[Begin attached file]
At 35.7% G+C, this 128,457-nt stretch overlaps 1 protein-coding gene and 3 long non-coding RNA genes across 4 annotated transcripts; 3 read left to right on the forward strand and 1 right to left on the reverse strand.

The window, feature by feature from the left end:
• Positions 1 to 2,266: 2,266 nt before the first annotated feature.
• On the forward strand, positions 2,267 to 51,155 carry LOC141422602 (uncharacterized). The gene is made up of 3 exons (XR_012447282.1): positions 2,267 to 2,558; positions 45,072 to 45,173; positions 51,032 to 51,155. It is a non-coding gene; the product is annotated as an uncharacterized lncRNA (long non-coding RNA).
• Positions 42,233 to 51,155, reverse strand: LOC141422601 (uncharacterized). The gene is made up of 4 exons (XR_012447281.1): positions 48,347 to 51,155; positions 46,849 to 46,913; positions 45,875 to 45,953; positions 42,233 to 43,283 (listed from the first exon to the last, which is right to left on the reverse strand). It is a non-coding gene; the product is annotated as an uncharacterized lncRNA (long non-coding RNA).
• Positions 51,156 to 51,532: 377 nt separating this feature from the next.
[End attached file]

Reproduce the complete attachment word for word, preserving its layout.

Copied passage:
At 35.7% G+C, this 128,457-nt stretch overlaps 1 protein-coding gene and 3 long non-coding RNA genes across 4 annotated transcripts; 3 read left to right on the forward strand and 1 right to left on the reverse strand.

The window, feature by feature from the left end:
• Positions 1 to 2,266: 2,266 nt before the first annotated feature.
• On the forward strand, positions 2,267 to 51,155 carry LOC141422602 (uncharacterized). The gene is made up of 3 exons (XR_012447282.1): positions 2,267 to 2,558; positions 45,072 to 45,173; positions 51,032 to 51,155. It is a non-coding gene; the product is annotated as an uncharacterized lncRNA (long non-coding RNA).
• Positions 42,233 to 51,155, reverse strand: LOC141422601 (uncharacterized). The gene is made up of 4 exons (XR_012447281.1): positions 48,347 to 51,155; positions 46,849 to 46,913; positions 45,875 to 45,953; positions 42,233 to 43,283 (listed from the first exon to the last, which is right to left on the reverse strand). It is a non-coding gene; the product is annotated as an uncharacterized lncRNA (long non-coding RNA).
• Positions 51,156 to 51,532: 377 nt separating this feature from the next.